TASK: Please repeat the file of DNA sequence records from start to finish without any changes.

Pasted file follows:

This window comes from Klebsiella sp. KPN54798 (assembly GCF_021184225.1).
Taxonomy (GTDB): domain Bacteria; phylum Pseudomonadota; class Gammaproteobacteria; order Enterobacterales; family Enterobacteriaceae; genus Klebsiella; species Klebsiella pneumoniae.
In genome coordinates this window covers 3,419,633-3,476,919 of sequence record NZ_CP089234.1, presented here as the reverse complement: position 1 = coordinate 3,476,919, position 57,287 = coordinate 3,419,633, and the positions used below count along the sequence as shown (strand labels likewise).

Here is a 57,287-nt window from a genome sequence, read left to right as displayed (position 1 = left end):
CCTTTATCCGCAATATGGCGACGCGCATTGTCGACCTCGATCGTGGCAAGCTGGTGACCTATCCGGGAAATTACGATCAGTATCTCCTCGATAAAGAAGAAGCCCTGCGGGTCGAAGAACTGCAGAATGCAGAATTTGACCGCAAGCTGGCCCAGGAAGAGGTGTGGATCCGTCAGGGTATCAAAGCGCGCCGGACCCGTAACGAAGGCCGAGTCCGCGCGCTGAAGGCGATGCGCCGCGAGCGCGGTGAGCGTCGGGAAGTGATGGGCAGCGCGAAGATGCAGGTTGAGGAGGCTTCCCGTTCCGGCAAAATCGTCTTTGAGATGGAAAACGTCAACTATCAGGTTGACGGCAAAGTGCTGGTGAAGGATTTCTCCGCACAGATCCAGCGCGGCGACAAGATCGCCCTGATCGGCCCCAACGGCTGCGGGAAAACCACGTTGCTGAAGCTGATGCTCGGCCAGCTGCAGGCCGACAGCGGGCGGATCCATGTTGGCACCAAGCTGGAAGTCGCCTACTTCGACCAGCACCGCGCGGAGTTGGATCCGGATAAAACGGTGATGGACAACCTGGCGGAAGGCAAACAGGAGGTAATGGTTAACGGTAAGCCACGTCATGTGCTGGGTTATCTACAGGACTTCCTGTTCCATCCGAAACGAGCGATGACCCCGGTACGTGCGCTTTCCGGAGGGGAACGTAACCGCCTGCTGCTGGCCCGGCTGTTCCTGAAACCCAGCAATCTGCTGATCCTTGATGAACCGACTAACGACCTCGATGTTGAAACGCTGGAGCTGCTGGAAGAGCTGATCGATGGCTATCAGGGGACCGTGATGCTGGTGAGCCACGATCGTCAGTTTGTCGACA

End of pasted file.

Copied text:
This window comes from Klebsiella sp. KPN54798 (assembly GCF_021184225.1).
Taxonomy (GTDB): domain Bacteria; phylum Pseudomonadota; class Gammaproteobacteria; order Enterobacterales; family Enterobacteriaceae; genus Klebsiella; species Klebsiella pneumoniae.
In genome coordinates this window covers 3,419,633-3,476,919 of sequence record NZ_CP089234.1, presented here as the reverse complement: position 1 = coordinate 3,476,919, position 57,287 = coordinate 3,419,633, and the positions used below count along the sequence as shown (strand labels likewise).

Here is a 57,287-nt window from a genome sequence, read left to right as displayed (position 1 = left end):
CCTTTATCCGCAATATGGCGACGCGCATTGTCGACCTCGATCGTGGCAAGCTGGTGACCTATCCGGGAAATTACGATCAGTATCTCCTCGATAAAGAAGAAGCCCTGCGGGTCGAAGAACTGCAGAATGCAGAATTTGACCGCAAGCTGGCCCAGGAAGAGGTGTGGATCCGTCAGGGTATCAAAGCGCGCCGGACCCGTAACGAAGGCCGAGTCCGCGCGCTGAAGGCGATGCGCCGCGAGCGCGGTGAGCGTCGGGAAGTGATGGGCAGCGCGAAGATGCAGGTTGAGGAGGCTTCCCGTTCCGGCAAAATCGTCTTTGAGATGGAAAACGTCAACTATCAGGTTGACGGCAAAGTGCTGGTGAAGGATTTCTCCGCACAGATCCAGCGCGGCGACAAGATCGCCCTGATCGGCCCCAACGGCTGCGGGAAAACCACGTTGCTGAAGCTGATGCTCGGCCAGCTGCAGGCCGACAGCGGGCGGATCCATGTTGGCACCAAGCTGGAAGTCGCCTACTTCGACCAGCACCGCGCGGAGTTGGATCCGGATAAAACGGTGATGGACAACCTGGCGGAAGGCAAACAGGAGGTAATGGTTAACGGTAAGCCACGTCATGTGCTGGGTTATCTACAGGACTTCCTGTTCCATCCGAAACGAGCGATGACCCCGGTACGTGCGCTTTCCGGAGGGGAACGTAACCGCCTGCTGCTGGCCCGGCTGTTCCTGAAACCCAGCAATCTGCTGATCCTTGATGAACCGACTAACGACCTCGATGTTGAAACGCTGGAGCTGCTGGAAGAGCTGATCGATGGCTATCAGGGGACCGTGATGCTGGTGAGCCACGATCGTCAGTTTGTCGACA